Stoicism & The Meditations by Marcus Aurelius

Stoicism & The Meditations by Marcus Aurelius
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  • 0:02 An Emperor's Diary
  • 0:33 Definition of Stoicsm
  • 1:24 Virtue in Stoicism
  • 3:09 Lesson Summary
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Lesson Transcript
Instructor: Christine Serva

Christine is an instructional designer, educator, and writer with a particular interest in the social sciences and American studies.

In this lesson, learn what stoic philosophy teaches about how to live a good life. Consider the writings of Marcus Aurelius, who used his diary to work through challenges he faced during his life.

An Emperor's Diary

Imagine writing a diary about the challenges of your life and how you try to face them. You admit your failings and try to work out how to improve. Now imagine a Roman emperor who is trying to live out his philosophy of life and uses a diary to do this. In this case, the end result is the work known as The Meditations by Marcus Aurelius. The philosophy of stoicism continues to have an influence on ways of thinking today. In this lesson, you'll learn what Marcus Aurelius had to say about how to live a good life.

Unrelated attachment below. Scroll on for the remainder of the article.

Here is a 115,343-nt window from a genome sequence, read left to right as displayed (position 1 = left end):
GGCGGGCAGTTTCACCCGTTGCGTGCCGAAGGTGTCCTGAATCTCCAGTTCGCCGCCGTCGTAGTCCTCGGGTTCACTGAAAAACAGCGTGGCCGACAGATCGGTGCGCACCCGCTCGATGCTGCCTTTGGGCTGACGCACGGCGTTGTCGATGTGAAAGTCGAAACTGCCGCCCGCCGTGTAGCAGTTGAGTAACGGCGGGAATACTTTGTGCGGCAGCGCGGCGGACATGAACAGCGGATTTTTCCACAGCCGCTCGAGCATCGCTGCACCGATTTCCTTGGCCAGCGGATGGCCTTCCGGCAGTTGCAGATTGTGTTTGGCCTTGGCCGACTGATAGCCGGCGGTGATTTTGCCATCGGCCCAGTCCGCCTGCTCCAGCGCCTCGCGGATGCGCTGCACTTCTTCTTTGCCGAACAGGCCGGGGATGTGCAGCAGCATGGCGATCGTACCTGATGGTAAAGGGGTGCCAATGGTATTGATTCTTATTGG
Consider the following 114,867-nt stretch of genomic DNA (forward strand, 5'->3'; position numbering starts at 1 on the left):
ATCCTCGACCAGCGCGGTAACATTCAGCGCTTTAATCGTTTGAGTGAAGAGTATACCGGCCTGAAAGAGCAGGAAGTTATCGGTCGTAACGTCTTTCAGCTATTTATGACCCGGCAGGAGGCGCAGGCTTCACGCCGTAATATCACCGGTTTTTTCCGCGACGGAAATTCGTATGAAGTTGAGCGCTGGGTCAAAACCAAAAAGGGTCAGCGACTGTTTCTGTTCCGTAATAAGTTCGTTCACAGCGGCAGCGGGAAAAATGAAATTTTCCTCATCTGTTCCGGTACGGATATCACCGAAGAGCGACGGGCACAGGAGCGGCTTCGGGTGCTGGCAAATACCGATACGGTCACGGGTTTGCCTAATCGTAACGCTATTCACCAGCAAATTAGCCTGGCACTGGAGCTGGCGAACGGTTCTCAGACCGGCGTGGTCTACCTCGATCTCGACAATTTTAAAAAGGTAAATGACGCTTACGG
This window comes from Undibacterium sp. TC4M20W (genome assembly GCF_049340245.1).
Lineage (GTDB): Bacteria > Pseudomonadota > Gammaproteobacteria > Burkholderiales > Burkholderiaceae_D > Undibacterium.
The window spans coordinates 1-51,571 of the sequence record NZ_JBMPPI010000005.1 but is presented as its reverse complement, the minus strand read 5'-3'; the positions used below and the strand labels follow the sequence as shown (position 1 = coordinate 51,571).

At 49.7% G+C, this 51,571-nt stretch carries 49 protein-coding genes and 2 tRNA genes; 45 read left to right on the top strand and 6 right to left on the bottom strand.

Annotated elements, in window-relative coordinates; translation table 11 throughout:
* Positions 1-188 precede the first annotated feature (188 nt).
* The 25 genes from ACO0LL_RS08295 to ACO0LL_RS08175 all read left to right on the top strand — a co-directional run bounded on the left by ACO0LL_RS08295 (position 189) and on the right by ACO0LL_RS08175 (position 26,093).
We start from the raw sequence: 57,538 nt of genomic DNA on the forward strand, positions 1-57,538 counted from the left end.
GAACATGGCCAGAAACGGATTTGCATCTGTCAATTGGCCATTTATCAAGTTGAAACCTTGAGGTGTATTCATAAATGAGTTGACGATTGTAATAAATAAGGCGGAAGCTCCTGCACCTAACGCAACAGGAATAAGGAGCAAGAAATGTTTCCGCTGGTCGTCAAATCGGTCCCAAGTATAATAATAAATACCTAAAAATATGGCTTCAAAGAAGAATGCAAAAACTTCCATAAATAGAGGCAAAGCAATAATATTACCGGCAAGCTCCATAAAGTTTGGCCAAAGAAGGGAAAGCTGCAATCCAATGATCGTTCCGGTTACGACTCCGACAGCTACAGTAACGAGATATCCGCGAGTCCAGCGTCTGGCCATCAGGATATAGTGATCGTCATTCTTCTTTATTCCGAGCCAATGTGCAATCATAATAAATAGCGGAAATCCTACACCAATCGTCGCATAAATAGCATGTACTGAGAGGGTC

Definitions of Stoicism

If someone calls you stoic today, they likely mean that you endure life without complaint. It's not that you don't feel, or don't experience pain or pleasure, but you keep this in perspective compared to bigger issues. This term relates back to some elements of the ancient philosophy of stoicism, which says that only virtue contributes to happiness, only vice contributes to unhappiness, and all else is indifferent.

So, if Marcus Aurelius stubs his toe on the way to sit down to work on his diary, he might react and feel the pain, but he would not see this as contributing to unhappiness. And even bigger issues, like being without food and enduring hunger, cannot contribute to unhappiness. This is because hunger is not a vice or virtue, but is indifferent.

Virtue in Stoicism

You might think it would be a bad thing to have a stoic as a friend. Wouldn't they tell you to buck up and get over your stubbed toe or your hungry belly? Actually, a person with a stoic philosophy could potentially make a good friend and neighbor. This is because those like Marcus Aurelius saw themselves as aiming to be responsible citizens of a cosmic city, in which it was right to behave in ways that contribute to the greater whole.

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